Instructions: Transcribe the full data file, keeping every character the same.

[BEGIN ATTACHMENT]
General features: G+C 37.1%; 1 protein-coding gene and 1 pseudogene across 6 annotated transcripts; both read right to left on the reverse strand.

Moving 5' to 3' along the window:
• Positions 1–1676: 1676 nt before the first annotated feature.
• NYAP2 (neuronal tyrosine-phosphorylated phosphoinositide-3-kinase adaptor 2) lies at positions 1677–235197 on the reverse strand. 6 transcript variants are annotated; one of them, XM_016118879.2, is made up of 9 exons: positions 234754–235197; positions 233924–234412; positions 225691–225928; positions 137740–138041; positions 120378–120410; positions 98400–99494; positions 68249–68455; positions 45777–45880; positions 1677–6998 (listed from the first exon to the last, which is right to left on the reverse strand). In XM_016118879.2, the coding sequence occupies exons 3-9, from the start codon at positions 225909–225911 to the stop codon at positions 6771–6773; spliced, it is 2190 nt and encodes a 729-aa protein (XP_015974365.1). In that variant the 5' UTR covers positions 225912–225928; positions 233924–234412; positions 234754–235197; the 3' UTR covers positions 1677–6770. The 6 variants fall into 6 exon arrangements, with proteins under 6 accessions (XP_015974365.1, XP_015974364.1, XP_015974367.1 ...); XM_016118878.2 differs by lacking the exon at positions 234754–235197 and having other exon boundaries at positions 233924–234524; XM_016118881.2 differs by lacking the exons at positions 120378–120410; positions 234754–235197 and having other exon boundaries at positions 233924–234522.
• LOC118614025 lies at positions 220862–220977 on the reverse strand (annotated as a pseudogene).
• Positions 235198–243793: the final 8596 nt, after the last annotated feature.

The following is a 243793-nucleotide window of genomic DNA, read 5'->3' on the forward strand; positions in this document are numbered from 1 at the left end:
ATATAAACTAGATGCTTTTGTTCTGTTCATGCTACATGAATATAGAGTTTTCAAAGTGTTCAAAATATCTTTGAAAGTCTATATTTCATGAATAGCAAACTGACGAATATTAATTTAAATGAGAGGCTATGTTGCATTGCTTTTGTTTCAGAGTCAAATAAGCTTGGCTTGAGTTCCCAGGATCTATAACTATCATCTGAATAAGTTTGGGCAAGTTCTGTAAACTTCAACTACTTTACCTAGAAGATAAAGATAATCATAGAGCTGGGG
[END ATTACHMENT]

General features: G+C 37.1%; 1 protein-coding gene and 1 pseudogene across 6 annotated transcripts; both read right to left on the reverse strand.

Moving 5' to 3' along the window:
• Positions 1–1676: 1676 nt before the first annotated feature.
• NYAP2 (neuronal tyrosine-phosphorylated phosphoinositide-3-kinase adaptor 2) lies at positions 1677–235197 on the reverse strand. 6 transcript variants are annotated; one of them, XM_016118879.2, is made up of 9 exons: positions 234754–235197; positions 233924–234412; positions 225691–225928; positions 137740–138041; positions 120378–120410; positions 98400–99494; positions 68249–68455; positions 45777–45880; positions 1677–6998 (listed from the first exon to the last, which is right to left on the reverse strand). In XM_016118879.2, the coding sequence occupies exons 3-9, from the start codon at positions 225909–225911 to the stop codon at positions 6771–6773; spliced, it is 2190 nt and encodes a 729-aa protein (XP_015974365.1). In that variant the 5' UTR covers positions 225912–225928; positions 233924–234412; positions 234754–235197; the 3' UTR covers positions 1677–6770. The 6 variants fall into 6 exon arrangements, with proteins under 6 accessions (XP_015974365.1, XP_015974364.1, XP_015974367.1 ...); XM_016118878.2 differs by lacking the exon at positions 234754–235197 and having other exon boundaries at positions 233924–234524; XM_016118881.2 differs by lacking the exons at positions 120378–120410; positions 234754–235197 and having other exon boundaries at positions 233924–234522.
• LOC118614025 lies at positions 220862–220977 on the reverse strand (annotated as a pseudogene).
• Positions 235198–243793: the final 8596 nt, after the last annotated feature.

The following is a 243793-nucleotide window of genomic DNA, read 5'->3' on the forward strand; positions in this document are numbered from 1 at the left end:
ATATAAACTAGATGCTTTTGTTCTGTTCATGCTACATGAATATAGAGTTTTCAAAGTGTTCAAAATATCTTTGAAAGTCTATATTTCATGAATAGCAAACTGACGAATATTAATTTAAATGAGAGGCTATGTTGCATTGCTTTTGTTTCAGAGTCAAATAAGCTTGGCTTGAGTTCCCAGGATCTATAACTATCATCTGAATAAGTTTGGGCAAGTTCTGTAAACTTCAACTACTTTACCTAGAAGATAAAGATAATCATAGAGCTGGGG